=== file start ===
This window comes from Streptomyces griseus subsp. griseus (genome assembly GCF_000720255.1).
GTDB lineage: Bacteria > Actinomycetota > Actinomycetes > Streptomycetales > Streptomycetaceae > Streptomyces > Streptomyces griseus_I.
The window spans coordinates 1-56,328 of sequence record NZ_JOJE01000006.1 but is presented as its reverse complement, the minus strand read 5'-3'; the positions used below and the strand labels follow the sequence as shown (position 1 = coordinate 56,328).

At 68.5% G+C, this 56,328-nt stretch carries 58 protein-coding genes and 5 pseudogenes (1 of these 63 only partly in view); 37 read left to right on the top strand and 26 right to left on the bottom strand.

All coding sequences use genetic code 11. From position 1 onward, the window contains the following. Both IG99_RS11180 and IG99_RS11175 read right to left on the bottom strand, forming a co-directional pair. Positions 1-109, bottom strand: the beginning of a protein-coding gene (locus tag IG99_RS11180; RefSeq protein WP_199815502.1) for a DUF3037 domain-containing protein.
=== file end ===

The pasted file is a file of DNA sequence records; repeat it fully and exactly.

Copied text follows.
This window comes from Streptomyces griseus subsp. griseus (genome assembly GCF_000720255.1).
GTDB lineage: Bacteria > Actinomycetota > Actinomycetes > Streptomycetales > Streptomycetaceae > Streptomyces > Streptomyces griseus_I.
The window spans coordinates 1-56,328 of sequence record NZ_JOJE01000006.1 but is presented as its reverse complement, the minus strand read 5'-3'; the positions used below and the strand labels follow the sequence as shown (position 1 = coordinate 56,328).

At 68.5% G+C, this 56,328-nt stretch carries 58 protein-coding genes and 5 pseudogenes (1 of these 63 only partly in view); 37 read left to right on the top strand and 26 right to left on the bottom strand.

All coding sequences use genetic code 11. From position 1 onward, the window contains the following. Both IG99_RS11180 and IG99_RS11175 read right to left on the bottom strand, forming a co-directional pair. Positions 1-109, bottom strand: the beginning of a protein-coding gene (locus tag IG99_RS11180; RefSeq protein WP_199815502.1) for a DUF3037 domain-containing protein.